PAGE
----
Many Syrian civilians have begun refining oil due to the drastic decline in production by professional oil refineries in Syria. The conditions in these makeshift refineries are causing enormous health and environmental pollution problems in the region.
The PAX report Scorched Earth and Charred Lives shows a sharp increase in the number of makeshift refineries in Syria’s oil rich Deir ez-Zor governorate, in the past four years, with the most recent analysis based on satellite images from June 2016. There are likely tens of thousands of makeshift refineries in the region, in which adults and an alarming number of children work. The consequences for public health and the environment are huge.
Refineries spreading like cancer
Satellite imagery showed that these primitive refineries are spreading like a cancer, dotting the landscape. “The photos I looked at in doing this research are horrible,” says report author Wim Zwijnenburg, researcher for PAX.
“Children covered by second and third-degree burns, with oil still in the wounds. People covered in black residue from head to toe. Syrian civilians are already facing many dangers due to war, and these risks are now compounded by being forced to work in these toxic environments.”
At a few dozen oil fields, Syrian civilians try to earn an income by refining crude oil into benzene, kerosene or diesel.“Due to the bombardments and lack of staff who fled or left the country, professional refineries have drastically cut back their production,” explains Zwijnenburg. “At the same time, the demand for fuel for daily life remains high. Armed groups including the Islamic State encourage the makeshift refining because the groups earn money by selling the crude oil to amateur refineries, and then taxing the fuel they produce.”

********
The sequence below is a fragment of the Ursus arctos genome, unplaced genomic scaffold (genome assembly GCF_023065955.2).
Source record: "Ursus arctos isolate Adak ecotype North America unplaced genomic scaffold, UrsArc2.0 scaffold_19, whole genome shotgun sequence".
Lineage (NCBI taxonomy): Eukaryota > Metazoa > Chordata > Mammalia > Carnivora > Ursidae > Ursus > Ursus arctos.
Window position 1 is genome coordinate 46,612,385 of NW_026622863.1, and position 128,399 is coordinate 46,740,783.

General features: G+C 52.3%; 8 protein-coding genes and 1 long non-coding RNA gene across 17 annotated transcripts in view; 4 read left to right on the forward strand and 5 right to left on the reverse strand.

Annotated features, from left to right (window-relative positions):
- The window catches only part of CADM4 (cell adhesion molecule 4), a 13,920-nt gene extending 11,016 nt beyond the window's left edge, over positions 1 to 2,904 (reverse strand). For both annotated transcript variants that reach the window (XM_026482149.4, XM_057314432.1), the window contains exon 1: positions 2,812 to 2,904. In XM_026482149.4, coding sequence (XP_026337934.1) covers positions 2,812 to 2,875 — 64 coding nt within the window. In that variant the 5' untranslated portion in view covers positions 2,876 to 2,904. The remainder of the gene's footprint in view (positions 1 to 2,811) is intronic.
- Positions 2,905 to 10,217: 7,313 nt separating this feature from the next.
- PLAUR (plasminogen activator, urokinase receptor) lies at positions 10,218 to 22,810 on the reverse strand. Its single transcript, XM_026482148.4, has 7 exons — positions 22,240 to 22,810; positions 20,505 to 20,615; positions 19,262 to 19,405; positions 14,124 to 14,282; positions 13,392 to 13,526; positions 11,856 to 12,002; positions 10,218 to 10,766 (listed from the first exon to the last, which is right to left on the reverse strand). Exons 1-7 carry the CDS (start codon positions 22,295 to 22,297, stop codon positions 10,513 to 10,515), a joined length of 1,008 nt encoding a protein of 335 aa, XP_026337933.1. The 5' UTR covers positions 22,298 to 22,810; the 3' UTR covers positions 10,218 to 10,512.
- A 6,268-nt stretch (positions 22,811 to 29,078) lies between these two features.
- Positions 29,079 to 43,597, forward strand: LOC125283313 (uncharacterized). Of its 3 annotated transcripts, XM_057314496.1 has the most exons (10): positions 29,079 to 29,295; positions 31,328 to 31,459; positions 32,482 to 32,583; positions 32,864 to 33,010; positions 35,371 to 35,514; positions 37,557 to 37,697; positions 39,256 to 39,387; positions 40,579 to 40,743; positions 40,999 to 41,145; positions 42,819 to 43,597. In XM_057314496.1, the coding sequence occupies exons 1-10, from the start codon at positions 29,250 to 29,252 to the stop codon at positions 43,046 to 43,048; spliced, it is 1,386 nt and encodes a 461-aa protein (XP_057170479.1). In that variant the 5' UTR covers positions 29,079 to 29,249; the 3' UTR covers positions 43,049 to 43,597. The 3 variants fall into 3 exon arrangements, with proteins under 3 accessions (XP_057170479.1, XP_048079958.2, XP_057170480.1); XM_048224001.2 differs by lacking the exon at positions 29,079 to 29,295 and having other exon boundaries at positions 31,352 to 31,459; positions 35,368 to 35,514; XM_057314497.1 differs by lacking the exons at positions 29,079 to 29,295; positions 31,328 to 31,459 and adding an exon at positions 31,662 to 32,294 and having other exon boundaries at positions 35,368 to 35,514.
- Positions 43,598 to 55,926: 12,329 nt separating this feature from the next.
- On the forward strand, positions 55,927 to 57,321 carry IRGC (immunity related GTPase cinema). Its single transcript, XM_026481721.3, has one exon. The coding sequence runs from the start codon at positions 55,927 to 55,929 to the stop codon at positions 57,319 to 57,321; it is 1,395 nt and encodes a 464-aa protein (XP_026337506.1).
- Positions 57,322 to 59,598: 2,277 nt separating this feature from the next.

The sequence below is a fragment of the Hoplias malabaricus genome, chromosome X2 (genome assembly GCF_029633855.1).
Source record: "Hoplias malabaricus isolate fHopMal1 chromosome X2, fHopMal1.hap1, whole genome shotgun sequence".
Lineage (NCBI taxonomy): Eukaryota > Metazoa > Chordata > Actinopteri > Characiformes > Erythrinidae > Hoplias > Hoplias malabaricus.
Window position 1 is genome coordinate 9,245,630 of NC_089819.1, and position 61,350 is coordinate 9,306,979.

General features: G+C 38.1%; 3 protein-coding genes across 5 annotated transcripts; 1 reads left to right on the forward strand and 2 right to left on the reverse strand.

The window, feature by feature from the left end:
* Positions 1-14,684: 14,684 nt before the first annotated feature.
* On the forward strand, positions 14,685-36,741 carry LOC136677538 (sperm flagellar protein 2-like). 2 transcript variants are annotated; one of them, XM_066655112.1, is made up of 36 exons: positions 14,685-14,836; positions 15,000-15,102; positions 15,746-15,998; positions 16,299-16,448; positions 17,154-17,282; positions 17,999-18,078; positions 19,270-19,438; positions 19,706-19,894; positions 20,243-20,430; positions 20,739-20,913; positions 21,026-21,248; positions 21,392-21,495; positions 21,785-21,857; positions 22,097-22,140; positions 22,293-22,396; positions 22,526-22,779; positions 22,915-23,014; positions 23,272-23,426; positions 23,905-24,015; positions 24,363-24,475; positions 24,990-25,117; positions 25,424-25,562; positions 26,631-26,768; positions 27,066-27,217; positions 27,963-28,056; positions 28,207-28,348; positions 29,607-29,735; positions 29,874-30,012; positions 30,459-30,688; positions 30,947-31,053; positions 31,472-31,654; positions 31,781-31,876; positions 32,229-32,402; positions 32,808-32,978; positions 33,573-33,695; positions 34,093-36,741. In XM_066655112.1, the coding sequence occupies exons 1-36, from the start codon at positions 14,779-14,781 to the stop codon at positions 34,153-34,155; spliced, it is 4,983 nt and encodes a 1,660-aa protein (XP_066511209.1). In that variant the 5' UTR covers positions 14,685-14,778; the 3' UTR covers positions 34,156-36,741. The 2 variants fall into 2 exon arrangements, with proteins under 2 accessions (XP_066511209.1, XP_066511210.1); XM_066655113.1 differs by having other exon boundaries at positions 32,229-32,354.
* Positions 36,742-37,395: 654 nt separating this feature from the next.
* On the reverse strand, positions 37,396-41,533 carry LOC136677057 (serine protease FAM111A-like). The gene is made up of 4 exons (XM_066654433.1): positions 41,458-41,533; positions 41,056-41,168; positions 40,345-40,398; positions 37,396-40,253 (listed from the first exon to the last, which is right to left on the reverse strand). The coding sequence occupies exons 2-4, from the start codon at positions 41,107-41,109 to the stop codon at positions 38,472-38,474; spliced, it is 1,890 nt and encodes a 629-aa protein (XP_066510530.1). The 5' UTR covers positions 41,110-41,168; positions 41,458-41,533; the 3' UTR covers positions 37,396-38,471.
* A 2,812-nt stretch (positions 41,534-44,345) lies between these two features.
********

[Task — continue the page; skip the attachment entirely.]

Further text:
More than ten thousand makeshift refineries
PAX has identified 36 such fields of makeshift refineries throughout Syria for this report. Analysis of the satellite images of five selected fields in Deir ez-Zor in eastern Syria shows that since 2012, nearly 5,800 makeshift refineries have been constructed at five sites. The total number of Syrians, including many children, working at such sites around the country may be in the tens of thousands. Health risks arising from amateur refineries include exploding oil drums, burns, and exposure to poison fumes and chemicals. The population will be faced with contaminated ground water and agricultural land for years to come.
International assistance needed
The report Scorched Earth and Charred Lives shows that this practice is likely to result in extensive health problems. It also shows that bombing industrial targets such as oil installations can have unintended long term consequences on the local population.
PAX is calling for large scale, and comprehensive identification of all makeshift oil production fields. PAX also calls for the documentation of the potential consequences of makeshift oil refineries. This would help in the protection of civilians during and after the conflict through quick and effective health assistance as soon as is becomes safe to do so. “When the moment comes, the international community should be ready to offer help,” says Zwijnenburg.
Further impact of conflict on health and environment in Syria
Scorched earth and charred lives is a follow-up to the PAX publication Amidst the debris (2015) which identified a range of potential hazards caused by the conflict that endanger public health and the environment, both in the short term and for many years to come, and urged the international community to step up work on linking conflict and environmental consequences in order to strengthen civilian protection and minimize the public health risks.